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North Mountain Ag Services



April 2, 2014

Agricultural News:

  • Corn prospective plantings lower than expected
  • Soybean pricing and the global picture
  • Dairy prices and farm income
  • Pork prices, will they ever soften?

Market Updates:

  • This week’s USDA report was bullish for corn futures, with the prospect plantings forecast at 91.7 million acres, which would represent a 4% reduction from 2013.  With corn stocks running close to 30% higher than last year, grain farmers continue to hold on to last year’s crop.  Futures traders have been reluctant to enter into the market, and trading volume is much lighter than last year at this time.
  • Soybeans were a different story in the USDA Prospective Plantings Report.  The forecast is for plantings to increase over 6% from last year.  With soy and protein prices remaining firm this month, speculators in the market expect to see potentially higher planting numbers, which may temper some of the bullish trading the market has experienced over the past year.  From a global perspective, transportation remains a difficult issue.  Barge allocations continue to be very tight for product from South America.
  • With milk futures trading higher than $20 through the summer, dairy producers continue to recover from the losses realized in 2011 and 2012.  There is reason to be optimistic for dairy farm income with 2014 input costs being very manageable with current profitability available in the market.  This spring is an excellent time for producers to forward price their product and commit to purchasing feedstuffs prior to the seasonal volatility that could occur in the grain and hay markets this summer.
  • It is easy to wonder if lean hog prices will ever soften.  Cash hog bids over the past two weeks have consistently traded to meet and exceed futures values.  With packers continuing to remain profitable based on availability of product and the corresponding primal values, there is no reason to believe prices will fall apart in the near term.  However, it is important to observe the spreads in the market and note that April lean hogs and June lean hogs are trading together.  This is a historical sign that traders believe the market is over-bought and are hesitant to take larger long (purchase) positions.  In addition, volume in the deferred futures contracts is light relative to summer contracts.  This week’s Hog and Pigs Report did not reflect the reduction in hog availability that many expected with the widespread health issues in the industry.  While this week’s report should have encouraged selling in the market, the strength this week raises the question of whether or not traders have put much faith in USDA’s numbers.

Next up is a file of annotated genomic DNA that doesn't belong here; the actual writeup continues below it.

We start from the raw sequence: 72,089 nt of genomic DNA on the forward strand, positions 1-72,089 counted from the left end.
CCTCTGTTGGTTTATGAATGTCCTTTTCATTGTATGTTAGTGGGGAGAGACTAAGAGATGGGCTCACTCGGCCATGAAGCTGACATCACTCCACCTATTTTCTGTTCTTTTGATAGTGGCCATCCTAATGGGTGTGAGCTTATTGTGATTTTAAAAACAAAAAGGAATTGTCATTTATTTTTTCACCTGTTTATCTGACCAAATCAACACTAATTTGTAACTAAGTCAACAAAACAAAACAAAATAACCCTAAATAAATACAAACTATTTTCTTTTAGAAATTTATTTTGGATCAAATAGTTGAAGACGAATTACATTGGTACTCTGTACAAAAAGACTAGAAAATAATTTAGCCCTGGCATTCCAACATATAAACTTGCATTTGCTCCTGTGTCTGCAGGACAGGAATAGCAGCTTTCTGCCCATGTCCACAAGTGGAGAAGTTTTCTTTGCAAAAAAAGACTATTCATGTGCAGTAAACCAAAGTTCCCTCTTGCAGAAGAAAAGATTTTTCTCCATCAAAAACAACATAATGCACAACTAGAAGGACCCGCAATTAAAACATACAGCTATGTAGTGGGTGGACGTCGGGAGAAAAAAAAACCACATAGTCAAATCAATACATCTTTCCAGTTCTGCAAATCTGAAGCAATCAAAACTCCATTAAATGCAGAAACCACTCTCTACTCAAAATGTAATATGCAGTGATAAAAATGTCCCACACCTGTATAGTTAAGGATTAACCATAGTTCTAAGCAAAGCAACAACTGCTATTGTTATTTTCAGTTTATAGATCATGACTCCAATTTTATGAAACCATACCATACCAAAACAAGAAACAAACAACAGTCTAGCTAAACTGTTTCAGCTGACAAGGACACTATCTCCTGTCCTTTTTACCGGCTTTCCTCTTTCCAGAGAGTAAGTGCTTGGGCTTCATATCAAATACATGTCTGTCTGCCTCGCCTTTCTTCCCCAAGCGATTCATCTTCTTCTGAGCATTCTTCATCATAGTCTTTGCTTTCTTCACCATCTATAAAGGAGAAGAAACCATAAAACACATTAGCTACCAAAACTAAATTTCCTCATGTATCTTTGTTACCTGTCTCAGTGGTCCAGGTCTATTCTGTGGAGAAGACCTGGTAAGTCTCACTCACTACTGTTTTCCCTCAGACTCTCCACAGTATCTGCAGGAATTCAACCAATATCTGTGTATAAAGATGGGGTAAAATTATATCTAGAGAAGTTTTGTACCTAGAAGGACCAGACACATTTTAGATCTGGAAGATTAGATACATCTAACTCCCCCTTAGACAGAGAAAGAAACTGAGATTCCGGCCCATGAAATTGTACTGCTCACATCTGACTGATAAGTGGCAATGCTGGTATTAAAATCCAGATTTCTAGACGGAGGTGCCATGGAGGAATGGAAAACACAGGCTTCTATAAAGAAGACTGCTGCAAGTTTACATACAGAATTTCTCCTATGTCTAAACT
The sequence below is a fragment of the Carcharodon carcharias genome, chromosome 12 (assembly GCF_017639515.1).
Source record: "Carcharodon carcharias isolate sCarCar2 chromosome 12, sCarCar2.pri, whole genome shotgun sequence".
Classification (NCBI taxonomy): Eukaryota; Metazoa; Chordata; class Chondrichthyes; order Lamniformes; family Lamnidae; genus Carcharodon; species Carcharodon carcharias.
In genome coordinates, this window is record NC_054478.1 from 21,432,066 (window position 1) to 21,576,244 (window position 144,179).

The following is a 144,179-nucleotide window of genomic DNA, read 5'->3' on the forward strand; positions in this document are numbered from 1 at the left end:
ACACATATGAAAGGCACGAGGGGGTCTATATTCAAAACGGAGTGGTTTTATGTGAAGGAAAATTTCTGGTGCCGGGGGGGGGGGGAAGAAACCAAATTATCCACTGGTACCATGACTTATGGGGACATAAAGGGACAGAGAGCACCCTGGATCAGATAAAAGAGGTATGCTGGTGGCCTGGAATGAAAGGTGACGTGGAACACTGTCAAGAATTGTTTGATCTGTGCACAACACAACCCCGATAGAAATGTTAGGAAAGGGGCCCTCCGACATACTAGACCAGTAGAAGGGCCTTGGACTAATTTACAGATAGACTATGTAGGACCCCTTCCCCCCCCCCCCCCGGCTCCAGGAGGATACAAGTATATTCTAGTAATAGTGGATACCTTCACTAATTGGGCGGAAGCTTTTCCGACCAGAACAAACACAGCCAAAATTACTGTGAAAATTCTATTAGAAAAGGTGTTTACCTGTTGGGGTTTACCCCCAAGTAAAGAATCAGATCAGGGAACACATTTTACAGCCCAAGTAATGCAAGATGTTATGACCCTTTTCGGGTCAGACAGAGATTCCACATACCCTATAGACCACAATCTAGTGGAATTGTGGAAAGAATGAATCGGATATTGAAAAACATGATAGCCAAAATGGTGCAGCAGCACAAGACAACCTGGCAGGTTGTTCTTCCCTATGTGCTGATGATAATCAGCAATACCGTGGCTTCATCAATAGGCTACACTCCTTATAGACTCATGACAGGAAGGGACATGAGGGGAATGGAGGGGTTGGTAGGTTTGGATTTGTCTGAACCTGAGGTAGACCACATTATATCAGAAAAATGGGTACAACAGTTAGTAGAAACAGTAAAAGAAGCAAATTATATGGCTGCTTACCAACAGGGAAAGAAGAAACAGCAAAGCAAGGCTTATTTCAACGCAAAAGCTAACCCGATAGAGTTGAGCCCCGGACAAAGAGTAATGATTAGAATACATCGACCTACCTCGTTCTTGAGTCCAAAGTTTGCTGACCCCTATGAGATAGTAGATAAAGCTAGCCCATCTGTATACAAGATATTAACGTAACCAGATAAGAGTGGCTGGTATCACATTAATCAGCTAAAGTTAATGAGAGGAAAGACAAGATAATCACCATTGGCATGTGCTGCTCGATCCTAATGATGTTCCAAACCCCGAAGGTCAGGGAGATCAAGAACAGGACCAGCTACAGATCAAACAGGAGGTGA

Key risk management points:   We are recommending that hog producers have 75% of their summer production hedged with the June and July 2014 contracts at this time.  We are targeting $102-$105 in the October contract as a point for continuing to hedge the fourth quarter.  We continue to strongly recommend that producers do not stay open to the market with their hogs.  The margin available when current input costs are considered is very attractive from a historical perspective.  We have issued a recommendation for livestock producers to cover 35% of PA corn basis feed needs for the second quarter at $0.23 over the CBOT.  We do not recommend adding to soybean meal coverage this time.  As always, please call for specific targets and recommendations.

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